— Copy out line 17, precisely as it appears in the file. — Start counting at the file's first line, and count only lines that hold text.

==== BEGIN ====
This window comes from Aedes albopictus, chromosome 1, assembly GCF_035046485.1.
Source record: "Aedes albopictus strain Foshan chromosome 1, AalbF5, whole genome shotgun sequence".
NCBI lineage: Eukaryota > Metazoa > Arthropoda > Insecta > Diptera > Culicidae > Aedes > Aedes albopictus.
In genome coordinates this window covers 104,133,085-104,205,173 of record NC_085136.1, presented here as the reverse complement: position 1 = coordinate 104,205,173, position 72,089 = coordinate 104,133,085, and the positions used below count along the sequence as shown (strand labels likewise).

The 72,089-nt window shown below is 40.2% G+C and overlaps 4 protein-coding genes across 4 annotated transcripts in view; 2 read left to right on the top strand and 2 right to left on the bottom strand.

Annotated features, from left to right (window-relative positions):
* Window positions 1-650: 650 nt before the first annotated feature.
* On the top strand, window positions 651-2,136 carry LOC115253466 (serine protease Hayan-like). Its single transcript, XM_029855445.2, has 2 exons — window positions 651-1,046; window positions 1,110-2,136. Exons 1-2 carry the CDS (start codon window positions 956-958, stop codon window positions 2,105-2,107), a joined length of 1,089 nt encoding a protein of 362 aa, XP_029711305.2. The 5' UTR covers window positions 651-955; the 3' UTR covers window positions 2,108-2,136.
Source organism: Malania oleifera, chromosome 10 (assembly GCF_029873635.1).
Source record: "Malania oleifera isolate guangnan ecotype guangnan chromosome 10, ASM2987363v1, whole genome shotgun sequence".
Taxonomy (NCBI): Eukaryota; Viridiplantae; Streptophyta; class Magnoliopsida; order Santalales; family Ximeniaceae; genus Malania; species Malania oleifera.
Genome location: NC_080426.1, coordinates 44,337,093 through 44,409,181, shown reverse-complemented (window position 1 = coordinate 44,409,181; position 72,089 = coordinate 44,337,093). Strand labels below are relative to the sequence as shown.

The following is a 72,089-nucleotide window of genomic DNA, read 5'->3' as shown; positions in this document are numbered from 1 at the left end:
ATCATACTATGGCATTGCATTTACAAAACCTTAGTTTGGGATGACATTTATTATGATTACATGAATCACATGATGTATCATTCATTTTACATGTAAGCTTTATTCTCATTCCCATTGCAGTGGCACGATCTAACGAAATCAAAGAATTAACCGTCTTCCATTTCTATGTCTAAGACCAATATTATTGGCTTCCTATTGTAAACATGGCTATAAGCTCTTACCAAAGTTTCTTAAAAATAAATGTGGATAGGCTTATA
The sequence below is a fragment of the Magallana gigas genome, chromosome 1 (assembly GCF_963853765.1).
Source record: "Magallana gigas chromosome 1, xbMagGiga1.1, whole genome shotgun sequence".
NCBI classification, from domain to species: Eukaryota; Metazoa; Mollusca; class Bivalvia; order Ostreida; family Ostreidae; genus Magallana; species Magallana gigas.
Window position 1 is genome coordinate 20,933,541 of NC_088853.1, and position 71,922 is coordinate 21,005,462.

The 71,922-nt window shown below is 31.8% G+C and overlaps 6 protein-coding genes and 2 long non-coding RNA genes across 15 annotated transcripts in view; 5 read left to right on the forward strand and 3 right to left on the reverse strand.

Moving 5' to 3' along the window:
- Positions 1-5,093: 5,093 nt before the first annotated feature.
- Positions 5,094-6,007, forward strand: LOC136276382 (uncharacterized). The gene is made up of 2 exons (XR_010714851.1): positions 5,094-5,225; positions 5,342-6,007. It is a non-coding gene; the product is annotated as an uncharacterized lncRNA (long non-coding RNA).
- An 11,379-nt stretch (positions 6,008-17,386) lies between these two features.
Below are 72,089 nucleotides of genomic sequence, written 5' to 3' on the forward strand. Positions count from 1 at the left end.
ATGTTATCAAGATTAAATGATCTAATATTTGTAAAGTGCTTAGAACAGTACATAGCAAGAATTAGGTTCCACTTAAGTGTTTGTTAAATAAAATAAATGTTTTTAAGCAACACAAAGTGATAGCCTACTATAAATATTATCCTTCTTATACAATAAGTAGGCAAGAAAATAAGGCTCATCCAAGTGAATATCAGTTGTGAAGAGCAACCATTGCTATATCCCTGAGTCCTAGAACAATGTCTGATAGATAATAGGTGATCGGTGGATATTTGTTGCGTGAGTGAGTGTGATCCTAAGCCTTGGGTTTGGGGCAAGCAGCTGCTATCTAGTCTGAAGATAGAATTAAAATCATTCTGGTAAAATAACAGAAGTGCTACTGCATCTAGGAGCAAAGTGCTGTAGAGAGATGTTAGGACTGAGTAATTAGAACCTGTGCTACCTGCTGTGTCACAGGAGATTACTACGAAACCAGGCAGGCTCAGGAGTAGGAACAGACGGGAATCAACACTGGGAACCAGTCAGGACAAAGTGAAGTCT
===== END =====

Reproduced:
NCBI classification, from domain to species: Eukaryota; Metazoa; Mollusca; class Bivalvia; order Ostreida; family Ostreidae; genus Magallana; species Magallana gigas.